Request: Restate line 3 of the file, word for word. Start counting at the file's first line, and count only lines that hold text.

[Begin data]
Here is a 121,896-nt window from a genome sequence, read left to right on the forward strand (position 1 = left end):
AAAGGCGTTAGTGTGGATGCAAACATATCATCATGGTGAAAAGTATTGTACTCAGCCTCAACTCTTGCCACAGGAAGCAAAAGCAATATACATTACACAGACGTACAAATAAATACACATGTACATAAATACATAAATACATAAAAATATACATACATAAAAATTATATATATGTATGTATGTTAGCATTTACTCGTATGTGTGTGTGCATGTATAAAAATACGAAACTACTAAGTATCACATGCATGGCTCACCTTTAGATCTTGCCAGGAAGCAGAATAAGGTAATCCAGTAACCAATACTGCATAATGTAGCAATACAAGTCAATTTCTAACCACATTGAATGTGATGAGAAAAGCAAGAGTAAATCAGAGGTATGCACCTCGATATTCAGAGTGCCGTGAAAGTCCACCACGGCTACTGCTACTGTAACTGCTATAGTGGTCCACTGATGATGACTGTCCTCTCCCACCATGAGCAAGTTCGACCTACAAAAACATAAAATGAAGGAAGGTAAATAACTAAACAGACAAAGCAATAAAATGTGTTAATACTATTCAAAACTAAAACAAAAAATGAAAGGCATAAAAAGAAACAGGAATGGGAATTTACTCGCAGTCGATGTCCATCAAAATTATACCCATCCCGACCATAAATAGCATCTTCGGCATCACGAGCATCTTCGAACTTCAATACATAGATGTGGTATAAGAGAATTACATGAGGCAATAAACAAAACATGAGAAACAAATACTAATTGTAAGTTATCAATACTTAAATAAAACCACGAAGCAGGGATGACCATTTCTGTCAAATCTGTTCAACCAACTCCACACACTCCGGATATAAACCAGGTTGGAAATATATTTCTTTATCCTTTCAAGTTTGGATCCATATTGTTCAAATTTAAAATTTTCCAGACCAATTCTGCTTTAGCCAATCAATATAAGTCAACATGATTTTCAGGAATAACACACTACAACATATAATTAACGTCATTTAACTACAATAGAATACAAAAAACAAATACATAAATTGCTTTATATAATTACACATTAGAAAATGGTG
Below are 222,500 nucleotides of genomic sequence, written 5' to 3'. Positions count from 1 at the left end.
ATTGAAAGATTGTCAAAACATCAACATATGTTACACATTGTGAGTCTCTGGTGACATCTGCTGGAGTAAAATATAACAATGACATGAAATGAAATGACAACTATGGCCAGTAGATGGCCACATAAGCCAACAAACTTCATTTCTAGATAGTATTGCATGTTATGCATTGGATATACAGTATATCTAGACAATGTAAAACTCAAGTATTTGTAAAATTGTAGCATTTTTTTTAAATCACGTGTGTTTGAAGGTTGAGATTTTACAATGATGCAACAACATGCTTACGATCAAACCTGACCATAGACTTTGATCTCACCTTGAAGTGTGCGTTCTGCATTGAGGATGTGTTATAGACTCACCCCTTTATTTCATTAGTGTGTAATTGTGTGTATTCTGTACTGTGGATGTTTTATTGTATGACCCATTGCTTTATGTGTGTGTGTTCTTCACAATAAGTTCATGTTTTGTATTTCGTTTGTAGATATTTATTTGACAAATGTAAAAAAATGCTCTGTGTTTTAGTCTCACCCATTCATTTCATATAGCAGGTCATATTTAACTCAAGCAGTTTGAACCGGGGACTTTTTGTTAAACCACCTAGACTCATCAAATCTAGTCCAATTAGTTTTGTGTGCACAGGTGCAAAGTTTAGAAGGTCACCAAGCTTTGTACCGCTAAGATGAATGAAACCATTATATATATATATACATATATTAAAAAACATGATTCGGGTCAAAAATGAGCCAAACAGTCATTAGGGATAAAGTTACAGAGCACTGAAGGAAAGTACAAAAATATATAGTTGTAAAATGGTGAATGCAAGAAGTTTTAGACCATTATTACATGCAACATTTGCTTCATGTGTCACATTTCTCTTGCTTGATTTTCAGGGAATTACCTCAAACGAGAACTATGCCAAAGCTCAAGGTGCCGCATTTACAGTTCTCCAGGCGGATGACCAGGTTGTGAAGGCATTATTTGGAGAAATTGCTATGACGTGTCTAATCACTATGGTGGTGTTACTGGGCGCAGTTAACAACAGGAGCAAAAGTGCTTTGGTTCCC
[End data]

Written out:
Below are 222,500 nucleotides of genomic sequence, written 5' to 3'. Positions count from 1 at the left end.